Mwonzora Official Demands Recall of Nelson Chamisa’s MPs
4 October 2023
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By A Correspondent | ZimEye | An official representing Douglas Mwonzora’s faction, purportedly aligned with the CCC (Citizens Coalition for Change), has sent a formal letter to the parliament, demanding the recall of several legislators associated with the nation’s popular leader, Nelson Chamisa. This development coincides with an announcement by Justice Minister Ziyambi Ziyambi, who declared his intentions to take punitive actions against Chamisa’s MPs for their absence during President Emmerson Mnangagwa’s recent parliamentary speech, which was condemned by the Southern African Development Community (SADC).

Speaking about the matter, Justice Minister Ziyambi Ziyambi stated yesterday that he had received instructions to penalize MPs affiliated with the CCC. This move raises concerns about the potential political repercussions in Zimbabwe.

Remarkably, this development seems to echo historical patterns, as it appears to be part of a broader strategy by the ruling ZANU PF party. The recall of opposition legislators has been employed as a political tool since November 1980, when Joshua Nkomo’s legislators faced similar challenges, continuing through to 2022 with Nelson Chamisa’s MPs.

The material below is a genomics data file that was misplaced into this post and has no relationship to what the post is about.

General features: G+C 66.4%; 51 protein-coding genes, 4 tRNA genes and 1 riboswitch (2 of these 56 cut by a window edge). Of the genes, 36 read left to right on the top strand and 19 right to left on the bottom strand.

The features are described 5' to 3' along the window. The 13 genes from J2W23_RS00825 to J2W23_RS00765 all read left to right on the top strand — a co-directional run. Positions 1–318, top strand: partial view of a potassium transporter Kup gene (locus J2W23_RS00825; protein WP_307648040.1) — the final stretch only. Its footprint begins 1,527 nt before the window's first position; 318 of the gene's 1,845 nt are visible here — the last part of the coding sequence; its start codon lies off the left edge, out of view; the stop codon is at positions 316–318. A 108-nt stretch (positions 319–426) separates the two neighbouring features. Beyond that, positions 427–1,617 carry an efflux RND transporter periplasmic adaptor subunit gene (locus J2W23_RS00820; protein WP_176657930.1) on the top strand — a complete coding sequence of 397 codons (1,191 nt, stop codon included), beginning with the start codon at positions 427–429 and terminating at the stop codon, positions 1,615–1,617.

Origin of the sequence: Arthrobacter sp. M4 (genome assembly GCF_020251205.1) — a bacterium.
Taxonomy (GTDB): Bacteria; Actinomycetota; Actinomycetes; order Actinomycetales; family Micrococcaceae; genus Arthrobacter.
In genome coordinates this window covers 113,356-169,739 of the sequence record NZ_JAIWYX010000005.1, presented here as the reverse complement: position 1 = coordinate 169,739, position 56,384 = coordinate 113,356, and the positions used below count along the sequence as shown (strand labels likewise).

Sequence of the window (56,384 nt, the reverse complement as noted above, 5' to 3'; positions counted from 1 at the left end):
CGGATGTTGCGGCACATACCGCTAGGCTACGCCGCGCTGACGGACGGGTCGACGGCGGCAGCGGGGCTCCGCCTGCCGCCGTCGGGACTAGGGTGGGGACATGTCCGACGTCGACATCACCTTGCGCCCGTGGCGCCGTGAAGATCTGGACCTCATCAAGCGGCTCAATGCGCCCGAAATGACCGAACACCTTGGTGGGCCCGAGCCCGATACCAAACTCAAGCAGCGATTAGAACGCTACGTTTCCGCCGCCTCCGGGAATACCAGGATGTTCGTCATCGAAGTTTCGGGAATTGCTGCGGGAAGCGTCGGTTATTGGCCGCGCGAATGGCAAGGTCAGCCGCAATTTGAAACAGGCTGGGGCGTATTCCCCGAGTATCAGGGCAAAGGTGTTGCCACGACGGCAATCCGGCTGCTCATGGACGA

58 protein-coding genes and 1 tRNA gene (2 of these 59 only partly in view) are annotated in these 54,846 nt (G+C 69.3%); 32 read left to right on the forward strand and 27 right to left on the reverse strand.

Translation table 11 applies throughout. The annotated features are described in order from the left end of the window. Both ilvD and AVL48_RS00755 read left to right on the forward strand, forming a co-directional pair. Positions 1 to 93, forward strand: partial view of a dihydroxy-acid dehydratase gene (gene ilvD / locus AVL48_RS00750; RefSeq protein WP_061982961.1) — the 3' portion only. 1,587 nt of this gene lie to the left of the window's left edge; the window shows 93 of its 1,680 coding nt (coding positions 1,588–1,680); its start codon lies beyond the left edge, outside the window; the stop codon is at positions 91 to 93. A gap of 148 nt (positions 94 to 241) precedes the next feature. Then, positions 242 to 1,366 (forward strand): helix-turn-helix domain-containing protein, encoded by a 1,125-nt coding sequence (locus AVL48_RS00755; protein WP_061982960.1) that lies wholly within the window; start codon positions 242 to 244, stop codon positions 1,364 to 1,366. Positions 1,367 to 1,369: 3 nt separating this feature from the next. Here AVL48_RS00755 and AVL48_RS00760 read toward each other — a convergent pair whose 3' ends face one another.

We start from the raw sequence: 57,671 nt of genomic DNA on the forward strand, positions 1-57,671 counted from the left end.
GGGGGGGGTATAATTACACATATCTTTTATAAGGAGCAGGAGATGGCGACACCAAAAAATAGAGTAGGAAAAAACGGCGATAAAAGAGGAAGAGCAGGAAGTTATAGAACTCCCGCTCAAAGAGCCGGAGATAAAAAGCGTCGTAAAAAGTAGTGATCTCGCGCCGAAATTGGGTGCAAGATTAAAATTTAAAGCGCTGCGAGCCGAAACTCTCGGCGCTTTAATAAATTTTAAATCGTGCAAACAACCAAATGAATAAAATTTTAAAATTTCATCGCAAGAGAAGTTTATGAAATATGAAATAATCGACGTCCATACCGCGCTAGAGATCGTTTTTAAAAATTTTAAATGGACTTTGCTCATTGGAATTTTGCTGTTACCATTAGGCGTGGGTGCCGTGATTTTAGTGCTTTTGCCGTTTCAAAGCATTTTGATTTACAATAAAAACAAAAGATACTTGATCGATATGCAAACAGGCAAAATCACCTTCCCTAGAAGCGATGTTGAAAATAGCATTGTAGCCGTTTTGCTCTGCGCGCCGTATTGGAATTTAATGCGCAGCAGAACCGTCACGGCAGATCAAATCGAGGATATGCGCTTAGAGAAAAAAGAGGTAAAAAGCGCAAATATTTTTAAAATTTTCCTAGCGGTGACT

Notably, commentator and media lecturer Pedzisai Ruhanya expressed skepticism about the legitimacy of Sengezo Tshabangu, who claims to be the CCC Secretary-General (SG). Ruhanya alleged that Tshabangu had written to the ZANU PF Speaker of Parliament and the Local Government Minister, purporting to recall CCC MPs and councillors. Ruhanya asserted that the CCC does not have such a post of SG, insinuating that ZANU PF might be resorting to familiar tactics for political maneuvering. He even displayed the letter in question, raising doubts about its authenticity.

This recent controversy evokes memories of 2019 when Speaker of Parliament Jacob Mudenda faced intense scrutiny. During that time, Simba Chikanza conducted a live, on-camera interview with Mudenda in Belgrade, Serbia, where it was revealed that Mudenda had withdrawn allowances from Nelson Chamisa’s legislators as a punitive measure for walking out during Emmerson Mnangagwa’s speech. This action subsequently led to an indictment for war crimes against Mudenda in Serbia, rendering him unable to return to that country.

As this story unfolds, Zimbabweans are left to ponder the implications of these political maneuvers and their potential impact on the nation’s political landscape. The recall of MPs, the authenticity of documents, and international repercussions loom large as Zimbabwe grapples with this latest chapter in its complex political history.

A comment from Douglas Mwonzora and Mr Sengezo Tshabangu had not been obtained at the time of writing- ZimEye